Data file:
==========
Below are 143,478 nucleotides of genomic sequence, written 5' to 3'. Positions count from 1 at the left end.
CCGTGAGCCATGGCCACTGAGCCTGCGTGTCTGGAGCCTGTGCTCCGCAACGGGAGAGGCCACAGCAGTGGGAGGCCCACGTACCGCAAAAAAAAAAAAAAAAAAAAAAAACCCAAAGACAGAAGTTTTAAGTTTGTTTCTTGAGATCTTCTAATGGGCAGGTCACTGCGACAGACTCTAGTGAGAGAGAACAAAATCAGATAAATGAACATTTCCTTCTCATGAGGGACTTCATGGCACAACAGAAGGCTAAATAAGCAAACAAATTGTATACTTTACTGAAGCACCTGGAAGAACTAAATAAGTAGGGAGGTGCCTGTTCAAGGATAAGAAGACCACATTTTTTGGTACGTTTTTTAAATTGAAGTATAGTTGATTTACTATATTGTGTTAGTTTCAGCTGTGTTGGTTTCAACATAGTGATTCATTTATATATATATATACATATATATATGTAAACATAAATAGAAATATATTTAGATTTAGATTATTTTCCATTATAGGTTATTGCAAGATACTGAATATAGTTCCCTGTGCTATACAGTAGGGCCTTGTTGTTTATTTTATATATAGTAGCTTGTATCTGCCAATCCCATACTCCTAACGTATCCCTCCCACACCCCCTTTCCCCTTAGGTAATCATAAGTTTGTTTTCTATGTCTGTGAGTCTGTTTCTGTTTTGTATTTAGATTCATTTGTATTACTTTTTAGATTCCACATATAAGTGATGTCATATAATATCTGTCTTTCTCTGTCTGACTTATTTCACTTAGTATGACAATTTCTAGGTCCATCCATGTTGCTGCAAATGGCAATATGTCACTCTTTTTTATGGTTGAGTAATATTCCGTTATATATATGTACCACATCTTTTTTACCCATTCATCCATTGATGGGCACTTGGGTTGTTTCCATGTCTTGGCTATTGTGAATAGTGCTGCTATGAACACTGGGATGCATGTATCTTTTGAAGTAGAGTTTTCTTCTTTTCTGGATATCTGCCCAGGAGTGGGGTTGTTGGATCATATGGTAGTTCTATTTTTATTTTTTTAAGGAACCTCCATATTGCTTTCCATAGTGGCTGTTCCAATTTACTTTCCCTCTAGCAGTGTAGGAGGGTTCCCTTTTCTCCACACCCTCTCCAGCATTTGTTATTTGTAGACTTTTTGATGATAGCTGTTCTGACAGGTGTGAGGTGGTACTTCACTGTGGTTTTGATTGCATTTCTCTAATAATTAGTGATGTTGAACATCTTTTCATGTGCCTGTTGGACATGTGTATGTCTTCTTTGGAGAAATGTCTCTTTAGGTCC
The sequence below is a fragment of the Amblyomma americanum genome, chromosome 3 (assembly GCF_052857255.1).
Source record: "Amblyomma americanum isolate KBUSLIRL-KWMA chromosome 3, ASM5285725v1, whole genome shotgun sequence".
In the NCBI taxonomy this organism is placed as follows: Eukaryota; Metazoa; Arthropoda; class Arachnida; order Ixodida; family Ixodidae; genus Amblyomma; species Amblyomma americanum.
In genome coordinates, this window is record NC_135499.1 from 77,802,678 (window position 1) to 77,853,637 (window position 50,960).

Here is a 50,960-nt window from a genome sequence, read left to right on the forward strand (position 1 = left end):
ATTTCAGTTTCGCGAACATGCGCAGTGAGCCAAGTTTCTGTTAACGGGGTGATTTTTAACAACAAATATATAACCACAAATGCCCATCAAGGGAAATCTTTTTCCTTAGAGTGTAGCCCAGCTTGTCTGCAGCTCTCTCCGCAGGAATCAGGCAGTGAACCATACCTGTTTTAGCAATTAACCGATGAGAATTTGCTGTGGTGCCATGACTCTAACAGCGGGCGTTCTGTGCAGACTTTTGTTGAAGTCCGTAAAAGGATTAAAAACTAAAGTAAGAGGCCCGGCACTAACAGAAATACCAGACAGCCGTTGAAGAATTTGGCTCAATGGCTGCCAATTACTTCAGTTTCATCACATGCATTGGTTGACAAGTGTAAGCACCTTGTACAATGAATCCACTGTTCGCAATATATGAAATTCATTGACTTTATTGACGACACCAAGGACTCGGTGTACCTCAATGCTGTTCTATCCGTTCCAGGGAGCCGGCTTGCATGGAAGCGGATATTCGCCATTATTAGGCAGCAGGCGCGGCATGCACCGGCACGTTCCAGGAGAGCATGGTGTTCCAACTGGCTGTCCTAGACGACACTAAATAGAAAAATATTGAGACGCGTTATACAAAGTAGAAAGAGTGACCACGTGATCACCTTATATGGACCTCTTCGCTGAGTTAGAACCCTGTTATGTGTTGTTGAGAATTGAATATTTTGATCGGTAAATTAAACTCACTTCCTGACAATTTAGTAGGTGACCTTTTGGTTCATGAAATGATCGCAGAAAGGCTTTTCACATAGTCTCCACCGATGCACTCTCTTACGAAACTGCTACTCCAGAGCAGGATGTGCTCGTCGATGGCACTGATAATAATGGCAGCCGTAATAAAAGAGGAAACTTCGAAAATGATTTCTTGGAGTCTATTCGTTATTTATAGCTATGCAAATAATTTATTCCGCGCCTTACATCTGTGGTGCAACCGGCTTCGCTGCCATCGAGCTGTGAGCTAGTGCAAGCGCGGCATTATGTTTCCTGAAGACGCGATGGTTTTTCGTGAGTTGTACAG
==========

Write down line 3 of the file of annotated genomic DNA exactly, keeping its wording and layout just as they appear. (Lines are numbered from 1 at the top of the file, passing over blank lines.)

The sequence below is a fragment of the Amblyomma americanum genome, chromosome 3 (assembly GCF_052857255.1).